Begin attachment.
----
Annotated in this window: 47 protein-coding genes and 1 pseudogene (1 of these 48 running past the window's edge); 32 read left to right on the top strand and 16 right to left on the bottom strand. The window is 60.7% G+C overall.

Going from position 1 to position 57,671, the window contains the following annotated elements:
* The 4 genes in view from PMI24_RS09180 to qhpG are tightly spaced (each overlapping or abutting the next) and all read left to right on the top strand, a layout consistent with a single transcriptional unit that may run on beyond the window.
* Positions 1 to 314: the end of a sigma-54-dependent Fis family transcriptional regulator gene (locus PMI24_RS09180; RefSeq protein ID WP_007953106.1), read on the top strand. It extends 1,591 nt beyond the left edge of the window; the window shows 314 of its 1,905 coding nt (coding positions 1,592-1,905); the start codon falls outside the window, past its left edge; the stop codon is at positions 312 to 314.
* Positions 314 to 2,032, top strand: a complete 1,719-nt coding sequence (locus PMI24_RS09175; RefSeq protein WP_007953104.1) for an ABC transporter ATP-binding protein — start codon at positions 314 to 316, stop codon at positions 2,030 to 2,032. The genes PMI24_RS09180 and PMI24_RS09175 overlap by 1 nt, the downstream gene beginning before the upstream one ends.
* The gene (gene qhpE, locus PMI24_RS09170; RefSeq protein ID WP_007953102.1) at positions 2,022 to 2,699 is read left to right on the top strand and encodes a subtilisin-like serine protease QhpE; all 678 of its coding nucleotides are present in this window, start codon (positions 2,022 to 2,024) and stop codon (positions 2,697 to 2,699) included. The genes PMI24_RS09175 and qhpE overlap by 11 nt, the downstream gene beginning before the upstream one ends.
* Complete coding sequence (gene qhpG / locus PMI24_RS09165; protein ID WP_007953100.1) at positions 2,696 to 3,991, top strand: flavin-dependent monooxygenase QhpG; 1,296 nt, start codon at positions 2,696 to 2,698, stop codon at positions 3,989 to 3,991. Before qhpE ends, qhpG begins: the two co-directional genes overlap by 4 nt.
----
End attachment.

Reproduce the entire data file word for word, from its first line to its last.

Annotated in this window: 47 protein-coding genes and 1 pseudogene (1 of these 48 running past the window's edge); 32 read left to right on the top strand and 16 right to left on the bottom strand. The window is 60.7% G+C overall.

Going from position 1 to position 57,671, the window contains the following annotated elements:
* The 4 genes in view from PMI24_RS09180 to qhpG are tightly spaced (each overlapping or abutting the next) and all read left to right on the top strand, a layout consistent with a single transcriptional unit that may run on beyond the window.
* Positions 1 to 314: the end of a sigma-54-dependent Fis family transcriptional regulator gene (locus PMI24_RS09180; RefSeq protein ID WP_007953106.1), read on the top strand. It extends 1,591 nt beyond the left edge of the window; the window shows 314 of its 1,905 coding nt (coding positions 1,592-1,905); the start codon falls outside the window, past its left edge; the stop codon is at positions 312 to 314.
* Positions 314 to 2,032, top strand: a complete 1,719-nt coding sequence (locus PMI24_RS09175; RefSeq protein WP_007953104.1) for an ABC transporter ATP-binding protein — start codon at positions 314 to 316, stop codon at positions 2,030 to 2,032. The genes PMI24_RS09180 and PMI24_RS09175 overlap by 1 nt, the downstream gene beginning before the upstream one ends.
* The gene (gene qhpE, locus PMI24_RS09170; RefSeq protein ID WP_007953102.1) at positions 2,022 to 2,699 is read left to right on the top strand and encodes a subtilisin-like serine protease QhpE; all 678 of its coding nucleotides are present in this window, start codon (positions 2,022 to 2,024) and stop codon (positions 2,697 to 2,699) included. The genes PMI24_RS09175 and qhpE overlap by 11 nt, the downstream gene beginning before the upstream one ends.
* Complete coding sequence (gene qhpG / locus PMI24_RS09165; protein ID WP_007953100.1) at positions 2,696 to 3,991, top strand: flavin-dependent monooxygenase QhpG; 1,296 nt, start codon at positions 2,696 to 2,698, stop codon at positions 3,989 to 3,991. Before qhpE ends, qhpG begins: the two co-directional genes overlap by 4 nt.